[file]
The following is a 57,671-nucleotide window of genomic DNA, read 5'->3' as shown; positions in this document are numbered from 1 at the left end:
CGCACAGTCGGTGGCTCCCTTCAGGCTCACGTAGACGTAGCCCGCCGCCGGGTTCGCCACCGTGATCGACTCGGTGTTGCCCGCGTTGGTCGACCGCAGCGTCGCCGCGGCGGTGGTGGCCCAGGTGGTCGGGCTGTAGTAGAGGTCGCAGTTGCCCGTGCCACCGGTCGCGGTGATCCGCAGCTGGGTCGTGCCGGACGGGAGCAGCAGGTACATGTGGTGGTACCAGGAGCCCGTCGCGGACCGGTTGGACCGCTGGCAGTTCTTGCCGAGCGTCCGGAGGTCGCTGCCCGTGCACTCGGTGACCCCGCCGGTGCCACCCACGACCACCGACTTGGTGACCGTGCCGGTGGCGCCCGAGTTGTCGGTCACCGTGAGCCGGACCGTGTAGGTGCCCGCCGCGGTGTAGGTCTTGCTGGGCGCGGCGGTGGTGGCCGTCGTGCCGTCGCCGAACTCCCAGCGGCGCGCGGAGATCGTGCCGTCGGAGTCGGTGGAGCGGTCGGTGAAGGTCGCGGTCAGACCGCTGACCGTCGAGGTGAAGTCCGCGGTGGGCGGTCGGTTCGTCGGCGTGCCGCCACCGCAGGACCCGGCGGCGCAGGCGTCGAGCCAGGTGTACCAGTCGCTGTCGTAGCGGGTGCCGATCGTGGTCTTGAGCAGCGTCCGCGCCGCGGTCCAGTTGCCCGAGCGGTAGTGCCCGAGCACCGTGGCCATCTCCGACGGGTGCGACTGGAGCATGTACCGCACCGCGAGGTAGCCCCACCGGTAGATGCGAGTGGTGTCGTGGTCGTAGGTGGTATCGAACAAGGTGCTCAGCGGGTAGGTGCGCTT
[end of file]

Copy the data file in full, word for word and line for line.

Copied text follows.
The following is a 57,671-nucleotide window of genomic DNA, read 5'->3' as shown; positions in this document are numbered from 1 at the left end:
CGCACAGTCGGTGGCTCCCTTCAGGCTCACGTAGACGTAGCCCGCCGCCGGGTTCGCCACCGTGATCGACTCGGTGTTGCCCGCGTTGGTCGACCGCAGCGTCGCCGCGGCGGTGGTGGCCCAGGTGGTCGGGCTGTAGTAGAGGTCGCAGTTGCCCGTGCCACCGGTCGCGGTGATCCGCAGCTGGGTCGTGCCGGACGGGAGCAGCAGGTACATGTGGTGGTACCAGGAGCCCGTCGCGGACCGGTTGGACCGCTGGCAGTTCTTGCCGAGCGTCCGGAGGTCGCTGCCCGTGCACTCGGTGACCCCGCCGGTGCCACCCACGACCACCGACTTGGTGACCGTGCCGGTGGCGCCCGAGTTGTCGGTCACCGTGAGCCGGACCGTGTAGGTGCCCGCCGCGGTGTAGGTCTTGCTGGGCGCGGCGGTGGTGGCCGTCGTGCCGTCGCCGAACTCCCAGCGGCGCGCGGAGATCGTGCCGTCGGAGTCGGTGGAGCGGTCGGTGAAGGTCGCGGTCAGACCGCTGACCGTCGAGGTGAAGTCCGCGGTGGGCGGTCGGTTCGTCGGCGTGCCGCCACCGCAGGACCCGGCGGCGCAGGCGTCGAGCCAGGTGTACCAGTCGCTGTCGTAGCGGGTGCCGATCGTGGTCTTGAGCAGCGTCCGCGCCGCGGTCCAGTTGCCCGAGCGGTAGTGCCCGAGCACCGTGGCCATCTCCGACGGGTGCGACTGGAGCATGTACCGCACCGCGAGGTAGCCCCACCGGTAGATGCGAGTGGTGTCGTGGTCGTAGGTGGTATCGAACAAGGTGCTCAGCGGGTAGGTGCGCTT